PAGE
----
Suzanne Keithley-Myers was diagnosed with an allergy to "alpha gal," a sugar found in red meat, after being bitten by ticks on the Iron Range in June. Here, she's seen with her children. 

Dan Kraker | MPR News

First came the itching — hives so maddening they made Suzanne Keithley-Myers want to claw her flesh. Then came waves of stomach pain so dizzying and disorienting they made her "kind of afraid for my life."

The 45-year-old nurse couldn't explain her body's breakdown. She suspected it was tied to ticks that had bitten her during a June mushroom hunting trip in the woods near Aurora, Minn., but this didn't seem like a typical tick reaction.

On a hunch, she Googled "meat allergy" and found something that seemed like a perfect fit — a rare, potentially severe allergy to "alpha-gal," a sugar found in red meat, triggered by a bite from the lone star tick.

Adding to the mystery: the lone star tick isn't supposed to be in Minnesota. Yet, in the last couple years at least two dozen people in the northern part of the state have suddenly become severely allergic to red meat.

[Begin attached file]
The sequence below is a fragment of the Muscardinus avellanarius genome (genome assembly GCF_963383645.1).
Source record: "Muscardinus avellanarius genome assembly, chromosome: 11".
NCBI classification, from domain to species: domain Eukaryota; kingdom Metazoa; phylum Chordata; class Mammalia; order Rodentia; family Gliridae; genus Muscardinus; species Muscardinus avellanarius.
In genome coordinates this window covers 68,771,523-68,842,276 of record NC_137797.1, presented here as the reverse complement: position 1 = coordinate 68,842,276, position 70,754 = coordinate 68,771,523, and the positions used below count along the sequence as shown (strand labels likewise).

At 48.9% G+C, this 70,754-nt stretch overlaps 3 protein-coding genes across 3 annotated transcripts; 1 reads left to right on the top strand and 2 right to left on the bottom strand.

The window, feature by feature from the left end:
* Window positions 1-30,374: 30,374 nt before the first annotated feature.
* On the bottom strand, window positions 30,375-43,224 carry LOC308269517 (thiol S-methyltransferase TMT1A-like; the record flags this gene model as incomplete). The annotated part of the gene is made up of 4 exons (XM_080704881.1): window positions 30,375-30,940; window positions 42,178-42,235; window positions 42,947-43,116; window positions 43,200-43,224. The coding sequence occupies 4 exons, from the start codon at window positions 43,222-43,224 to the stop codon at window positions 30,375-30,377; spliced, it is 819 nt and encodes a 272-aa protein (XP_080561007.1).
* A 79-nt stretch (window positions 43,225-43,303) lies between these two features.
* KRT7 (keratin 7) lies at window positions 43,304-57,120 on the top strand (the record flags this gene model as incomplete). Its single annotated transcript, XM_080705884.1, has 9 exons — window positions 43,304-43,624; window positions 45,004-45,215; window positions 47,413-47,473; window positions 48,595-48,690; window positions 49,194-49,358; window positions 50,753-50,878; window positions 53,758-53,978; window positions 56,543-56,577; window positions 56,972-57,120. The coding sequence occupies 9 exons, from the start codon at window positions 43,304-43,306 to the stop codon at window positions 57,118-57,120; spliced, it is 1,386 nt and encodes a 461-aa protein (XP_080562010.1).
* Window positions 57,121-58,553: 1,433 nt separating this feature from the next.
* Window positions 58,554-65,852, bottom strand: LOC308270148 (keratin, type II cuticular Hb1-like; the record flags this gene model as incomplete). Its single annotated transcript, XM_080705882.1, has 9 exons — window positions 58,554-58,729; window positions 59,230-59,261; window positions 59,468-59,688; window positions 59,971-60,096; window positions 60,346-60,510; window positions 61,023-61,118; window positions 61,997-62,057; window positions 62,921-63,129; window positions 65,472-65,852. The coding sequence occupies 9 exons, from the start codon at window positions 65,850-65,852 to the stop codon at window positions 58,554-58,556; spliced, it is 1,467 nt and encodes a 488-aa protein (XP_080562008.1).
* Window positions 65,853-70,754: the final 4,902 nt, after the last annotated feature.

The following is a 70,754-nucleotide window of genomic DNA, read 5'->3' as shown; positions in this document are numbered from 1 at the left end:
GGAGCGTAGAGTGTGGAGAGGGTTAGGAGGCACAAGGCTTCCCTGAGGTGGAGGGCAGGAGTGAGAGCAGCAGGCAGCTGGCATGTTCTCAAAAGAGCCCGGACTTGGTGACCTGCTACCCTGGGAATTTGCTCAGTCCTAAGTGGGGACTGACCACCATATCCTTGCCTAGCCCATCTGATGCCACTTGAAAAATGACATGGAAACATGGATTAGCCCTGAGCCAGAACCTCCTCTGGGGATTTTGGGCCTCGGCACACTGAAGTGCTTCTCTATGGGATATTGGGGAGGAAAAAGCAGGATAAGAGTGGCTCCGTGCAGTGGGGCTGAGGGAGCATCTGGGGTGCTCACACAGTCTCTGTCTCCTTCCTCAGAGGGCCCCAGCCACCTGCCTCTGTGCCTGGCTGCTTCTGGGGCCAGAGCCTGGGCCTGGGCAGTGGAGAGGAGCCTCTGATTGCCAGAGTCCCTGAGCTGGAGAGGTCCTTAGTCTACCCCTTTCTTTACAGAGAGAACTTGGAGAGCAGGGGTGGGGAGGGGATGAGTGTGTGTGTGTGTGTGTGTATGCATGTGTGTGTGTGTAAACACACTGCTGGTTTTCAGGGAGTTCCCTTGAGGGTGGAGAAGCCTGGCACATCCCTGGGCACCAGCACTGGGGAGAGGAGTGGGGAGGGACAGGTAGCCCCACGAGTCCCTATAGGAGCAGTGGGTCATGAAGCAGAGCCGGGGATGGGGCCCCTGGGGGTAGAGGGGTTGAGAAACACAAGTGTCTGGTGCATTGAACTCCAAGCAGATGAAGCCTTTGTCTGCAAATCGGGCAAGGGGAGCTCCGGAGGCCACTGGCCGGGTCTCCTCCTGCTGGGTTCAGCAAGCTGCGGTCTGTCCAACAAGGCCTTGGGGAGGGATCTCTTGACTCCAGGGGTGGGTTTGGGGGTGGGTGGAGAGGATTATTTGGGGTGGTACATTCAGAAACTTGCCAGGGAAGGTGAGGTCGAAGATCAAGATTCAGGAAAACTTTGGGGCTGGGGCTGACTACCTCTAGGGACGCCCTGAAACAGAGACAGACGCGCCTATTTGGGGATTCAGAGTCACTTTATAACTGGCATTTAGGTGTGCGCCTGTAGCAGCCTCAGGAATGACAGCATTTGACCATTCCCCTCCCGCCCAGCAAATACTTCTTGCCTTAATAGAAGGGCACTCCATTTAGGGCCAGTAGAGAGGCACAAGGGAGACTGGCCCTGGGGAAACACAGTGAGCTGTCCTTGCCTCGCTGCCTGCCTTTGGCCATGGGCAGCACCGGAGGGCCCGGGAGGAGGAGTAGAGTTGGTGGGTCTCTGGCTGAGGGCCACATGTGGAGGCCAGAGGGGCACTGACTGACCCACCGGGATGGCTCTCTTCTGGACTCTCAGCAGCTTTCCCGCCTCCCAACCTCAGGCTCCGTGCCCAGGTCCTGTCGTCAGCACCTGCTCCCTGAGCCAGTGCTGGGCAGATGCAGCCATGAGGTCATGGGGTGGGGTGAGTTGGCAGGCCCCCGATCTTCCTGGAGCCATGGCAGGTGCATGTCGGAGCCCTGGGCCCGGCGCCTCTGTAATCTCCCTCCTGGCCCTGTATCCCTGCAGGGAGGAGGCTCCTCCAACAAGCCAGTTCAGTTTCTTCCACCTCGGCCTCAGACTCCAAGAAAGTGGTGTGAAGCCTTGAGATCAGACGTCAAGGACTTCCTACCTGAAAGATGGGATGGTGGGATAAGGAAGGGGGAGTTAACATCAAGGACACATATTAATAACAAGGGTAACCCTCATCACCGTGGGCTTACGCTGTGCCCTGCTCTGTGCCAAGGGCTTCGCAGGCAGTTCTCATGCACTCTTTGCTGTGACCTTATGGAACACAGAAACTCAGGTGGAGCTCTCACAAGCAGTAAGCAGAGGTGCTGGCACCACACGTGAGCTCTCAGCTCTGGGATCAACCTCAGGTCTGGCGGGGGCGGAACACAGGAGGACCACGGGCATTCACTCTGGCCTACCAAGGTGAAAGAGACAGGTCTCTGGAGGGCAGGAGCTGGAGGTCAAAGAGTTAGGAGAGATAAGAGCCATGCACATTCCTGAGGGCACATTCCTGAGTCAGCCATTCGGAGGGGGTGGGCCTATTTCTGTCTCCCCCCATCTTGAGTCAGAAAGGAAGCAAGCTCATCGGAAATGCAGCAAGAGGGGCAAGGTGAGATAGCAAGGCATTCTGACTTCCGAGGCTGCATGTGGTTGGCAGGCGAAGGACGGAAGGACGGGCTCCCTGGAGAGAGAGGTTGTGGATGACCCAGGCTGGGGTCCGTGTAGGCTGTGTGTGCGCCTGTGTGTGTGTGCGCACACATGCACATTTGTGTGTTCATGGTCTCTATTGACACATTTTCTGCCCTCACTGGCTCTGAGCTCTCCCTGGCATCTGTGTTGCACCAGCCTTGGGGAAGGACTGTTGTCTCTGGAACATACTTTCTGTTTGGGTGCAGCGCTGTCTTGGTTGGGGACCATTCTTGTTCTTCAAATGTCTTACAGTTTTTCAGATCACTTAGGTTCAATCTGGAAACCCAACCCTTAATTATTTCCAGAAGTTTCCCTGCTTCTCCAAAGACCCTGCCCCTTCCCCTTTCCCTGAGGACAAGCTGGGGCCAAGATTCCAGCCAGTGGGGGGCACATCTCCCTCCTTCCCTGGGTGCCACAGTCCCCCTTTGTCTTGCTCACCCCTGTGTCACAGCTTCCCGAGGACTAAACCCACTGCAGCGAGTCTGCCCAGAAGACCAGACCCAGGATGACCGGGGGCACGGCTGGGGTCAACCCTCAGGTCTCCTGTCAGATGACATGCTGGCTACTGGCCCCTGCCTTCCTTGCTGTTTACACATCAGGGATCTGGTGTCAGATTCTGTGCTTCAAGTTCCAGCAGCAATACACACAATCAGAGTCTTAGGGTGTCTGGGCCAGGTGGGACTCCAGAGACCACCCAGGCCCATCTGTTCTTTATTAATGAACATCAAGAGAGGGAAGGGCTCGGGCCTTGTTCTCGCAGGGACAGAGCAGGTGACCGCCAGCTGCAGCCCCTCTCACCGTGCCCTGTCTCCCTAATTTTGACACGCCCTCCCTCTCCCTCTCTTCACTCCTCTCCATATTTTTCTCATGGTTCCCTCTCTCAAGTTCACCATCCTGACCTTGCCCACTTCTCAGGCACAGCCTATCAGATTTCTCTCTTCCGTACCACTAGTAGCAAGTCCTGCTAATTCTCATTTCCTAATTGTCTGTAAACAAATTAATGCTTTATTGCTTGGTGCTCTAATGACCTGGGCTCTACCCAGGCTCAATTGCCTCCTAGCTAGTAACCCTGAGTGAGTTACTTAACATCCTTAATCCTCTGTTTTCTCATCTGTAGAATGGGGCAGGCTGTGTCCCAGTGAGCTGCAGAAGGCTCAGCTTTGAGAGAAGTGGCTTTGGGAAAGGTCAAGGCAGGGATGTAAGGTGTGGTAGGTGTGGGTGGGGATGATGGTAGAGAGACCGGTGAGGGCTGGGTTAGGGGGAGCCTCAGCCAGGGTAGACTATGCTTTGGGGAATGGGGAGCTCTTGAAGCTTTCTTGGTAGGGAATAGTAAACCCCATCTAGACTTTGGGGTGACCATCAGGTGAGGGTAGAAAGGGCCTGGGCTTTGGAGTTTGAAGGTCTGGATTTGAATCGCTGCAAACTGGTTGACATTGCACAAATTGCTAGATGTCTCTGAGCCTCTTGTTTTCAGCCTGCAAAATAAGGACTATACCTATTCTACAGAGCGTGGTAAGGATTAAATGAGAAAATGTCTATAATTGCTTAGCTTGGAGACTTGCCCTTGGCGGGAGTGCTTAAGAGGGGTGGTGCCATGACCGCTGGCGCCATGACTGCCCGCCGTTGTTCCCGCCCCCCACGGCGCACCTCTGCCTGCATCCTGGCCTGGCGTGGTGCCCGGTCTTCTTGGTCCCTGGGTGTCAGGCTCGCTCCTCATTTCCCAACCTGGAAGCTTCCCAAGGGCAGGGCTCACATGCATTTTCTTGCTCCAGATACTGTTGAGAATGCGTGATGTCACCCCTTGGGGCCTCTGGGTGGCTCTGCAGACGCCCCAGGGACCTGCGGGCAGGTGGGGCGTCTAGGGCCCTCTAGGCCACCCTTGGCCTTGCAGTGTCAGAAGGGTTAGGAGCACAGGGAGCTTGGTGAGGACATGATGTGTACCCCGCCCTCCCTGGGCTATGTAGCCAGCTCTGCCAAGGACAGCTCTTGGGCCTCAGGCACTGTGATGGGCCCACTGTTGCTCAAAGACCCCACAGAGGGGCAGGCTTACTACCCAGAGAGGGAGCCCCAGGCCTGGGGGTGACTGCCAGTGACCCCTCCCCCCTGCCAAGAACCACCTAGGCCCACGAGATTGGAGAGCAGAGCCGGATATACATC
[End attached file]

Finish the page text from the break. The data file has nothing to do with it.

Dr. Alaaddin Kandeel, an allergist at Essentia Health in Duluth who saw Keithley-Myers, said he's diagnosed the same allergy in 18 patients, including 10 from northeast Minnesota and eight from northwest Wisconsin.

"And I've seen this at least one patient a month with this allergy," he said. "I've had patients who passed out as a result of this, and sometimes it can be fatal as well."

Dr. Chris Cleveland, an allergist at Sanford Health in Fargo, N.D., has seen similar symptoms in a handful of Minnesota patients he treated in Bemidji and Thief River Falls.

"Waking up often in the middle of the night, usually four to six hours after they've been done with their meal, and have very intense itching to their palms and the soles of their feet," he said. 

It can spread across nearly the entire body, even swelling the tongue and throat, he added.

Nationally, the allergy has largely been concentrated in the southeastern U.S., where scientists have linked it to the lone star tick. 

Diagnoses of the allergy have exploded, from a couple dozen people when it was first identified about seven years ago, to several thousand today.

In Minnesota, it's not clear what kind of tick is triggering the trouble. The lone star tick's range currently stops just below the Iowa border.

"We get sporadic reports of lone star ticks, but we don't know of any established populations because when we've gone out and done our routine tick surveillance, what we really find are wood ticks ... and then those black legged ticks, or the deer ticks," said Elizabeth Schiffman, an epidemiologist at the Minnesota Department of Health.